Mar 5 2012
Dear Ms. Novik,
Though I fretted for almost two years waiting for this book, I can see from your author’s notes that you’ve had a lot to keep you busy having had your own little egg, as the dragons would say, in the interim. Still, what a book you’ve written for us. Excitement, danger, new breeds of dragons, a harrowing journey to and across a new continent for Temerarie and Laurence, Granby and Iskierka, Kulingile and Demane plus 200 sailors and one airsick ambassador – the action zipped along and kept me riveted. It was a wait but the wait was worth it.
William Laurence, formerly a Captain in His Majesty’s Aerial Corps, is skeptical when Arthur Hammond arrives from China with news that the Admiralty has restored Laurence to the Corps and that they are to travel from the valley where he and Temeraire have been establishing a home to Sydney and thence aboard a dragon transport to Brazil. Oh yes, the restoration comes with strings attached and those strings are going to cost dearly.
News has reached England that Napoleon and theTswana Kingdom have formed an alliance. The French will transport the Tswana dragons and warriors from Africa to Brazil and in return, the Tswana will besiege the Portuguese slave holders who hold many of the Tswana people in bondage. Why should the British care? Because Portugal offers a foothold for British troops even now trying to establish an army on the Iberian Peninsula in order to strike at the French. Hence all aid that can be rendered to the Portuguese colony must be done.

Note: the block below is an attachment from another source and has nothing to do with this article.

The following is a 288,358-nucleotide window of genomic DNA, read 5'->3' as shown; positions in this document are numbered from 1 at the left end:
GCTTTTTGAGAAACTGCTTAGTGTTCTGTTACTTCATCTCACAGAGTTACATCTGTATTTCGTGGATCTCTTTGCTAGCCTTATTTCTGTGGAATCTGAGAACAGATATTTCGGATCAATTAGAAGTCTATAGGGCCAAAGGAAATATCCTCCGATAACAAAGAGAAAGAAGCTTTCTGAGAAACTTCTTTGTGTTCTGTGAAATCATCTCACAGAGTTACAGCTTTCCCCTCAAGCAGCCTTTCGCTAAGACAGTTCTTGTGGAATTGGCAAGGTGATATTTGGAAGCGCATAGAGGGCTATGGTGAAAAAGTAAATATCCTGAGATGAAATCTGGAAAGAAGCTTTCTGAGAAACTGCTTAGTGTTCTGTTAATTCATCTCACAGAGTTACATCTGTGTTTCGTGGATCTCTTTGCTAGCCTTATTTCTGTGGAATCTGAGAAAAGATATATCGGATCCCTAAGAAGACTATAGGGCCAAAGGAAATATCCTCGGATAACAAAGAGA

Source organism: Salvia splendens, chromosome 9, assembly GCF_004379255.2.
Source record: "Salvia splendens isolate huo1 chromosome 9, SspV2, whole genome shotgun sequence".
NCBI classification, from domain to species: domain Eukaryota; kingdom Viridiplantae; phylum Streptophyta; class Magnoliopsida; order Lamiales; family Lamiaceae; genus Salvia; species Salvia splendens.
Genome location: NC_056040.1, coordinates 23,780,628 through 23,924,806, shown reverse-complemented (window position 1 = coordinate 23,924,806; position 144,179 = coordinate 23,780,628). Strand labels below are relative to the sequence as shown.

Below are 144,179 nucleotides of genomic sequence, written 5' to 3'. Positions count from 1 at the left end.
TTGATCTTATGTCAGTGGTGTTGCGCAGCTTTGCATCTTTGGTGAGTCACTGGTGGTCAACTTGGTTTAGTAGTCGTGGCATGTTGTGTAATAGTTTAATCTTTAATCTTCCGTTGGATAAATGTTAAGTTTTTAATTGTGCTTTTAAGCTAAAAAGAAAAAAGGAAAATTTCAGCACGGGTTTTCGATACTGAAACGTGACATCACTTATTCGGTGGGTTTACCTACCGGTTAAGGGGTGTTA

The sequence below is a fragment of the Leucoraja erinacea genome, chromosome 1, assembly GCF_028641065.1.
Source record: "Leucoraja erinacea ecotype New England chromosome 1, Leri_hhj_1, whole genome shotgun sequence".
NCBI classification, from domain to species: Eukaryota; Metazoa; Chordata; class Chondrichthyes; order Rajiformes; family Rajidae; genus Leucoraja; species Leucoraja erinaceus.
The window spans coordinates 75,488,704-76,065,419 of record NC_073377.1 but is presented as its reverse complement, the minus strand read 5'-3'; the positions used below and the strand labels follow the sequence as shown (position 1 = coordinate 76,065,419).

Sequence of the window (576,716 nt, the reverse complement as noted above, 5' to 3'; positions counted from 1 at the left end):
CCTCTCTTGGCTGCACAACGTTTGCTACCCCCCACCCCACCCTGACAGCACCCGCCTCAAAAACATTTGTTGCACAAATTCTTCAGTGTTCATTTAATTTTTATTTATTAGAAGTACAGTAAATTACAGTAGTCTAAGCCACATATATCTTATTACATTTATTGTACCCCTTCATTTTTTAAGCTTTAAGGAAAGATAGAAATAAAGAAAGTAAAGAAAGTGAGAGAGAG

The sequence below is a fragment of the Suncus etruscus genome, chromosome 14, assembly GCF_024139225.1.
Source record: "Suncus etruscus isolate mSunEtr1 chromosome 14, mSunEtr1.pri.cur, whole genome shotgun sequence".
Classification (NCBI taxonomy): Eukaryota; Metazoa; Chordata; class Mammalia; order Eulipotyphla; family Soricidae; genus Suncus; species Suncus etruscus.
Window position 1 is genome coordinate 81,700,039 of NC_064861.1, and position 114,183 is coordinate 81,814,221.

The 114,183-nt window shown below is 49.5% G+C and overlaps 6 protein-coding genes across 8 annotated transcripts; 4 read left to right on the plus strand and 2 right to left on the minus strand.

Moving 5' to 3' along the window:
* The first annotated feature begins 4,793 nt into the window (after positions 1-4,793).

So along with Kulingile and Iskierka, returned from India aboard the dragon transport Allegiance and even more insufferable due to having been involved in several prize captures, Temeraire and his ragged crew embark for the trip to South America. But disaster awaits before they reach their destination and in a bitter twist of fate the dragons, remnants of their crew, officers and assorted worthless sailors from the transport find themselves prisoners of the French before being essentially marooned. It takes a stroke of good luck for them to reach the continent where they face an even bigger challenge – the still mighty Incan Empire which is being heavily wooed by the French. Can the British save the day for King and Country? Or will they be lucky just to save even their own lives.
In my review of it, I made no effort to conceal the fact that the last book, “Tongues of Serpents” had large sections which bored me to tears. The slog through the Outback of Australia went on and on and I felt mentally dragged along with them for the whole damn journey. So when this book began with Arthur Hammond landing in Australia after a long journey from China, and the first things he saw were bunyips and more bunyips, I would almost swear I said aloud, “Jesus wept.” Thankfully, the bunyips were soon left behind or I might have lost my mind at the thought of another book filled with them.
Instead, oh joy!, the action soon shifts to the dragon transport and, even better, Rankin and his ilk remain behind.
Kulingile is still growing, Iskierka is even more of a Grand Diva than ever – often driving Granby to want to beat his head against a wall at her antics – and Temeraire is thrilled at the chance to return to active duty – to uphold Laurence’s honor at what they did – and to action – where he might hope to take his share of the prize money and thus be able to outdo Iskierka in finery. A dragon must maintain his dignity and pride, after all.